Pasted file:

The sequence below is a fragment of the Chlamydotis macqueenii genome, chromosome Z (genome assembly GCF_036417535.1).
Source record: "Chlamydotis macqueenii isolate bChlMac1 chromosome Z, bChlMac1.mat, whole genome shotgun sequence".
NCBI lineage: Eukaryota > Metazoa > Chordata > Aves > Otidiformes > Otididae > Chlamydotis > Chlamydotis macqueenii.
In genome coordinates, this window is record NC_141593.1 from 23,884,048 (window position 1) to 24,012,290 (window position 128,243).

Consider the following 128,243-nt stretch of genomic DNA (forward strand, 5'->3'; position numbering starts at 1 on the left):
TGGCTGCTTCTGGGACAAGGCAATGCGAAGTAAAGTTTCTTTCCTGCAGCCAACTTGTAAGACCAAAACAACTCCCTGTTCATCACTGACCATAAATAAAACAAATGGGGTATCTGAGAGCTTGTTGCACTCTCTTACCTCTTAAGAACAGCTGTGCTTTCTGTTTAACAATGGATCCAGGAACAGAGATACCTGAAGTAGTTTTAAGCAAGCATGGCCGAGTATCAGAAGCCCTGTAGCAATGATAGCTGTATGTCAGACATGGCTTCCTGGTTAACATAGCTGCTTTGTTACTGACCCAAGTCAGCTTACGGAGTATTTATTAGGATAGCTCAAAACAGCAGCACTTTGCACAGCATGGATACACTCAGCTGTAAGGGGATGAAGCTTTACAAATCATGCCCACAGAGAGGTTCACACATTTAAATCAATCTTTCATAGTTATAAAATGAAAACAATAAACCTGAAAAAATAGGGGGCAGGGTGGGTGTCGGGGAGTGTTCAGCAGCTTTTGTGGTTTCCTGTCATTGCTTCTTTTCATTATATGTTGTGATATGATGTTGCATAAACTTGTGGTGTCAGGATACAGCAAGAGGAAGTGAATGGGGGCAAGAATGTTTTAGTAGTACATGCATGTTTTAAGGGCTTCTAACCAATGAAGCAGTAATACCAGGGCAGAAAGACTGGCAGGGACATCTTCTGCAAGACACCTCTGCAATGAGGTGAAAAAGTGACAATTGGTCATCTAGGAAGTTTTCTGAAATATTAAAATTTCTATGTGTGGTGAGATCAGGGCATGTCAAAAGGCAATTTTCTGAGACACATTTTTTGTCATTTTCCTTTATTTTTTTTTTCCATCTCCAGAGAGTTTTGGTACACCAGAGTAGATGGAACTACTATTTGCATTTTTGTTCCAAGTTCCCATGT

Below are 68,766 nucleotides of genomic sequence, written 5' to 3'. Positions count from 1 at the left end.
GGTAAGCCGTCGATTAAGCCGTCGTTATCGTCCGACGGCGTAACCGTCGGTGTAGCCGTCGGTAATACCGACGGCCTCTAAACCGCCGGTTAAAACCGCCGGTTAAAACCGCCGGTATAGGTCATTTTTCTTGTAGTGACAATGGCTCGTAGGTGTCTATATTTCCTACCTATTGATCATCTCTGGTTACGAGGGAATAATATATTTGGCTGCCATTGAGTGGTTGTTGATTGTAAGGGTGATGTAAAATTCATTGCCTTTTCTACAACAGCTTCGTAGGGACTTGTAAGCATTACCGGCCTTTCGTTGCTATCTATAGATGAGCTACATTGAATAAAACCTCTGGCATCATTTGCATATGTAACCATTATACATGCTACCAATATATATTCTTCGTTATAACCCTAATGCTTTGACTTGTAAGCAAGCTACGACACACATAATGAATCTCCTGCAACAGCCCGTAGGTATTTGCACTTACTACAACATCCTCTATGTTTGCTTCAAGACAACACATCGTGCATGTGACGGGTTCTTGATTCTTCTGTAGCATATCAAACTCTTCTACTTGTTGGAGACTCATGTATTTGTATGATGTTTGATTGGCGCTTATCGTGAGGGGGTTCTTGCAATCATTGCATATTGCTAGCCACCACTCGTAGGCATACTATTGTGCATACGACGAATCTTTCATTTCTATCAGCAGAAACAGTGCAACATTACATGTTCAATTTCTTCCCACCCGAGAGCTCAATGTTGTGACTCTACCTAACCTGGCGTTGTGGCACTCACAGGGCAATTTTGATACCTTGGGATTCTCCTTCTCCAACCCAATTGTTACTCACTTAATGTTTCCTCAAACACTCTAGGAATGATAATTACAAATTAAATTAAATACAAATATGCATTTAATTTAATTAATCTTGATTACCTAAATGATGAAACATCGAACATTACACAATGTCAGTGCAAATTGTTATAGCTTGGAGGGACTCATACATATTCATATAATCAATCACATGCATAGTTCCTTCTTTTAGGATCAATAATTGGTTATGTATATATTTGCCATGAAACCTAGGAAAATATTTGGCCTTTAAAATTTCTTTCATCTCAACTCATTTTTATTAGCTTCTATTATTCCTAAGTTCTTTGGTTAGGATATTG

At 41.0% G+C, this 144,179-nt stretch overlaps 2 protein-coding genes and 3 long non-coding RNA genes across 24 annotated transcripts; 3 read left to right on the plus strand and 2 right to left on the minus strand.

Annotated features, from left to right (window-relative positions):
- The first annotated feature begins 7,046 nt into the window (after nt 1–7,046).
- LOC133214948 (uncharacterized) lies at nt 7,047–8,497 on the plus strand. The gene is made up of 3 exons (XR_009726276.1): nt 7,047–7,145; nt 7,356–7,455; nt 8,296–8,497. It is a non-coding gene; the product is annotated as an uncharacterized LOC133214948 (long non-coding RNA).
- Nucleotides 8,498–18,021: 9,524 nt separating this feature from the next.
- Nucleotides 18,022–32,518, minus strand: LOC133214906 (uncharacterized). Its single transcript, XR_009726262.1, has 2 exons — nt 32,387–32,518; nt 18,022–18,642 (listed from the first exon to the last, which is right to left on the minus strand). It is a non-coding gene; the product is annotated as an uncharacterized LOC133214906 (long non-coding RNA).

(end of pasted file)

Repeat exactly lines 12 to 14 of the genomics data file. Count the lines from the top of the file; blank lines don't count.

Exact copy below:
- LOC133214948 (uncharacterized) lies at nt 7,047–8,497 on the plus strand. The gene is made up of 3 exons (XR_009726276.1): nt 7,047–7,145; nt 7,356–7,455; nt 8,296–8,497. It is a non-coding gene; the product is annotated as an uncharacterized LOC133214948 (long non-coding RNA).
- Nucleotides 8,498–18,021: 9,524 nt separating this feature from the next.
- Nucleotides 18,022–32,518, minus strand: LOC133214906 (uncharacterized). Its single transcript, XR_009726262.1, has 2 exons — nt 32,387–32,518; nt 18,022–18,642 (listed from the first exon to the last, which is right to left on the minus strand). It is a non-coding gene; the product is annotated as an uncharacterized LOC133214906 (long non-coding RNA).